"A Thousand Dollars"

A dark horse candidate for my personal, all-time favorite Kids in The Hall sketch, "A Thousand Dollars" aired as a cold open 17 episodes into the show's second season. It's one-joke sketch, stringing you along for just under a minute before delivering its stellar (no pun intended) punchline, but oh what a gag it is. Pure lunacy. The influence of Monty Python's Flying Circus comes through loud and clear on this one.

"Buddy Cole - Softball Sluggers"

Buddy Cole was Scott Thompson's own recurring character, and what an icon he was. Flamboyantly gay and often glimpsed delivering monologues from a stool inside his bar ("Shooters!"), Buddy Cole sketches were hilarious, gorgeously written and, quite frequently, very dirty. We could have picked any number of Buddy Cole sketches for this list, but "Softball Sluggers", wherein Buddy finds himself roped into coaching a lesbian softball team, is the one we think about the most. By the way: it's worth pointing out that no one on television was doing this kind of material back in the early '90s, one of the many reasons that Kids in The Hall's legacy is cemented in the progressive just as much as it was the subversive. 

"Chicken Lady - Phone Sex"

Mark McKinney, meanwhile, had his own overly-sexualized recurring character: the Chicken Lady. Prone to explosive orgasms and, well, lots of very loud screeching, the Chicken Lady feels like a recurring SNL character from a very troubling dimension. Here she is having phone sex with Scott Thompson's dudebro character. She's not very good at it. 

"Flying Pig"

Sometimes an episode of Kids in The Hall would feature a recurring sketch within the episode, as evidenced by the above video, which collects one ep's Flying Pig mythology into one easy-to-view video. Again we find McCulloch wringing laughs out of the absurd and inexplicable. Imagine pitching this character, this series of sketches, to current-day Saturday Night Live ("Maybe. Is there a way for Baldwin to be in there as Trump?" would be the likely response). I don't want to spoil the twist of where the Flying Pig saga ends up, but do stick with it through the very end.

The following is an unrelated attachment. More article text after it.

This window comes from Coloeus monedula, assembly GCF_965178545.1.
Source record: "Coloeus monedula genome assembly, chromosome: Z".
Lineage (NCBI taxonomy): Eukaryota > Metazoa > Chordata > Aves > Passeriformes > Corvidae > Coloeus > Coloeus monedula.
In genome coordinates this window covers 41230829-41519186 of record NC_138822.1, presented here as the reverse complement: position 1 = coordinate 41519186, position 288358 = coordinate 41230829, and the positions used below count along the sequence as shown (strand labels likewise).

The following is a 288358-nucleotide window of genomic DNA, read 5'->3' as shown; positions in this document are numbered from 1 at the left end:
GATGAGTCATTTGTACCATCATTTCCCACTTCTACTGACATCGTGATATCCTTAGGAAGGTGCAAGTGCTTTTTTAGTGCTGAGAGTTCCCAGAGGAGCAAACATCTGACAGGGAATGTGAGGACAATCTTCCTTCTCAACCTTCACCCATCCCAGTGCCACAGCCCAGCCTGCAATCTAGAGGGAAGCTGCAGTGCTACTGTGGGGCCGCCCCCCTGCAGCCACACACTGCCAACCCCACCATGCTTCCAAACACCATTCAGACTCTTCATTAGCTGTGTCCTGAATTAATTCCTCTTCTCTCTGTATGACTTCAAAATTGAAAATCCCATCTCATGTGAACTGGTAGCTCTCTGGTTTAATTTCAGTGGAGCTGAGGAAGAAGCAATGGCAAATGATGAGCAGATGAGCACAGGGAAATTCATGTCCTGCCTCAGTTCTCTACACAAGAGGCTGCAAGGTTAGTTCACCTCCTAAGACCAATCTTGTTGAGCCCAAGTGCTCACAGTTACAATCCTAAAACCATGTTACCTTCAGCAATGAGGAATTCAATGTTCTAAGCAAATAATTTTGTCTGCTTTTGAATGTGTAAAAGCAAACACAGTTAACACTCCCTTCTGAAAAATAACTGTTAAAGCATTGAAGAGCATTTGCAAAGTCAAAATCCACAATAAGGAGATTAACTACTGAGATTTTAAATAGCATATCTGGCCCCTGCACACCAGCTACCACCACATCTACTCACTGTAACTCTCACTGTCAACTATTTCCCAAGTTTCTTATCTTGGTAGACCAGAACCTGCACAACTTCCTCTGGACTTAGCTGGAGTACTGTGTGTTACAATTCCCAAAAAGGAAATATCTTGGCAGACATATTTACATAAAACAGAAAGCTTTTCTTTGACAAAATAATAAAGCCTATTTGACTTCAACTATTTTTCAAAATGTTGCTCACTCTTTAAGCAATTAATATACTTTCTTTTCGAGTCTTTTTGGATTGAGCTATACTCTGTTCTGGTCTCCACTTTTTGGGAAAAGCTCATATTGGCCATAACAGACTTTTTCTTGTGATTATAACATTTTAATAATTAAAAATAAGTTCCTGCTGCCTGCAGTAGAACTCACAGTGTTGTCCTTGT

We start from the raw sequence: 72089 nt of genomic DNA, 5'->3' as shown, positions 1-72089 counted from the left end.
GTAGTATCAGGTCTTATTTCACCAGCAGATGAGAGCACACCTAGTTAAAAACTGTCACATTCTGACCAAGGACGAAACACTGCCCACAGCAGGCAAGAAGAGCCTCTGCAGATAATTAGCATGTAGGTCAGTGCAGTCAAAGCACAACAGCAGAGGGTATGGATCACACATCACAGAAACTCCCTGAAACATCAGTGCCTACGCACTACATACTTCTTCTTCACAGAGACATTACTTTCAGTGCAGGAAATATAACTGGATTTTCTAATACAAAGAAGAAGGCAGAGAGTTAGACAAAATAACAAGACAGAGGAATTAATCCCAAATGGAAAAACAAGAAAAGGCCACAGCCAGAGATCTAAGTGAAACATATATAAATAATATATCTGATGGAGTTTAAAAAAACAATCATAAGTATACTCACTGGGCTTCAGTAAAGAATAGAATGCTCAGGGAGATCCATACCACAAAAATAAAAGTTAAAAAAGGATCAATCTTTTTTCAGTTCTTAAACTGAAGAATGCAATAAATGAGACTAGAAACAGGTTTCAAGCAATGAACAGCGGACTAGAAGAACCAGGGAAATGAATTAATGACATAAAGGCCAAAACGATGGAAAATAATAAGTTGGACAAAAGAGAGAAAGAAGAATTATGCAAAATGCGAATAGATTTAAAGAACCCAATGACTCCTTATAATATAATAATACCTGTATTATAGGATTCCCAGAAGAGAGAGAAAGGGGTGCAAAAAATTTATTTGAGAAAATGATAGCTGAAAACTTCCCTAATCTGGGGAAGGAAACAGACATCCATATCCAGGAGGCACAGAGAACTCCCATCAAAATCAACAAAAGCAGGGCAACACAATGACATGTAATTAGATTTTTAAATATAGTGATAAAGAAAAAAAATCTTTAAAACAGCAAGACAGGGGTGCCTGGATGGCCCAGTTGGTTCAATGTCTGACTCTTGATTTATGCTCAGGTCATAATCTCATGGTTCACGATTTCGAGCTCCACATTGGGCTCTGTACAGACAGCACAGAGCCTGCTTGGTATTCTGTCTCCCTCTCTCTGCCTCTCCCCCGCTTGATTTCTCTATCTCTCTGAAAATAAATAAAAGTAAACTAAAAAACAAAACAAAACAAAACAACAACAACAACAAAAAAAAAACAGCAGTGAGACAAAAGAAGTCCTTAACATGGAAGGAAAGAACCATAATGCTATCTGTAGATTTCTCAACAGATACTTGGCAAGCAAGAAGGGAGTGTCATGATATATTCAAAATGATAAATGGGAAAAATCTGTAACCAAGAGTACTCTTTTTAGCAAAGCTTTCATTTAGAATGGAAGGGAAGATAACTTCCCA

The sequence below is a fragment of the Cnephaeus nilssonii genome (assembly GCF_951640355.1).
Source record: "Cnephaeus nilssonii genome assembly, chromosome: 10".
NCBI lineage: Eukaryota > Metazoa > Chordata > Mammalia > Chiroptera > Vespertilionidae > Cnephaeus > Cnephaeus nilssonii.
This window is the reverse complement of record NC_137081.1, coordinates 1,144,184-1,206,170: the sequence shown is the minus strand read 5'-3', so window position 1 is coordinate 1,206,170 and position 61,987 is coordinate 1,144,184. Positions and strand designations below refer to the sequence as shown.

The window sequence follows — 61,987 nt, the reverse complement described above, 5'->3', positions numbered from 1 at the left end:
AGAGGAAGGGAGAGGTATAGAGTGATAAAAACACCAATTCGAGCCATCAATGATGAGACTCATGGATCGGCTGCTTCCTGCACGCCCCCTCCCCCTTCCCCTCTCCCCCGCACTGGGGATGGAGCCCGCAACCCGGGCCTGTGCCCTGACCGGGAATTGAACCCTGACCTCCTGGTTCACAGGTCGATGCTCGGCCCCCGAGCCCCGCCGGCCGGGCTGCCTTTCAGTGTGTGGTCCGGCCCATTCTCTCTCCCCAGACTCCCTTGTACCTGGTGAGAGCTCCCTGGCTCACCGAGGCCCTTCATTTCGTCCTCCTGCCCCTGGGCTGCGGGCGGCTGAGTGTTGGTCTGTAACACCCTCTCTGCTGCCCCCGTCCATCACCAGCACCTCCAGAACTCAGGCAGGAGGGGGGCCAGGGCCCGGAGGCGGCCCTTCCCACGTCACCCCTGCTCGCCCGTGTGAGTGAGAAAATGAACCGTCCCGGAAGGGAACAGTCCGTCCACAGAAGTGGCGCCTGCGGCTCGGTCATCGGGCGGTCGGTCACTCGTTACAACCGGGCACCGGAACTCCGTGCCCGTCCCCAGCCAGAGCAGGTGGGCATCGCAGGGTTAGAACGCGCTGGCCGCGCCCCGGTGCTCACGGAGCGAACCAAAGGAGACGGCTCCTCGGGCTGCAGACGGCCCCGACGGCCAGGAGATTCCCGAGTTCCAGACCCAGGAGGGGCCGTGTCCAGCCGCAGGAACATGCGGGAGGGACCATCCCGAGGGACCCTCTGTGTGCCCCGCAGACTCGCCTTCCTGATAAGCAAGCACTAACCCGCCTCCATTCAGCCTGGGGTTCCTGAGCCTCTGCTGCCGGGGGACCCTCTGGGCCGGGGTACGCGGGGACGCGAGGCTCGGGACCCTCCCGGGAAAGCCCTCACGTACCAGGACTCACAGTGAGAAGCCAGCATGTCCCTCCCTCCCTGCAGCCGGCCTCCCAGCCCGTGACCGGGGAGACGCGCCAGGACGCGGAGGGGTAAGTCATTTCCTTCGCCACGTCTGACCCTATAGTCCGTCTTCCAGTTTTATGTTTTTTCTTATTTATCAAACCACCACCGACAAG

"My Pen"

Up there with "Daves I Know" and "Citizen Kane" is "My Pen", a sketch which will change the way you look at pens in public settings for the rest of your life. Shot in black and white and with occasional bits of score which evoke an episode of The Twilight Zone, the sketch finds Bruce McCulloch's highly excitable office drone losing his goddamn marbles over a missing pen. Rest assured, Bruce is gonna get that pen back, one way or another.

"Salty Ham"

Another showcase sketch for McCulloch's talents, "Salty Ham" is mostly about a husband who is absolutely outraged at the saltiness of the dinner his wife (Scott Thompson) made that evening. McCulloch turns in a tour de force performance here (was Bruce the most gifted physical comedian in this group? Discuss), ranting and raving and chugging a pitcher of water while coming up with a truly astounding number of ways to say "the ham was too damn salty." Perfection. 

"30 Helens Agree"

In addition to pre-taped and live sketches, The Kids in The Hall also featured pre-taped interstitial bits. Not full-blown sketches, mind you, but quick transitional segments that were often over and done with in under a minute. The "It's a fact!" girl (FUN FACT: Who is now, according to McKinney, a provincial judge in Canada), for instance, or The 30 Helens. Taken on their own, these interstitial segments aren't as biting or funny as the rest of the KITH's output, but they were integral to the overall feel and tone of the show. As such, we've included one of the 30 Helens bits here. Does right what it says on the tin: an announcer introduces 30 Helens, they agree on something - offering a bit of commentary along the way - and then the show moves along to something else. 

"Daddy Drank"

Dave Foley plays the exceptionally drunk dad to a young Kevin McDonald, who offers remembrances of his horrible father via monologue. "Daddy Drank"? Did he ever. Dark and probably more than a little problematic, we recall this particular episode getting lots and lots of play when it aired in reruns on Comedy Central. A strong sketch, a disturbing sketch, and an excellent performance from Foley. That's a win-win-win, folks.

BONUS: "Censored Sketches"

Eventually, The Kids in The Hall wrapped its run, and when it did it went out on a high note. That series finale is an all-timer, and chief among its many excellent sketches was this segment, called "Censored Sketches". As the name implies, the bit finds Kevin McDonald and Dave Foley showcasing a number of sketches that Canadian censors blocked them from putting on the air during the show's run. While that's almost certainly not really the case with what we're shown here, it was a delight to see the Kids trotting out some of their darker, more blatantly offensive ideas as the show drew to a close. Also, we dare you to ever picture Hitler ("That's not just a bad man, son. That there's Hitler.") the same way again.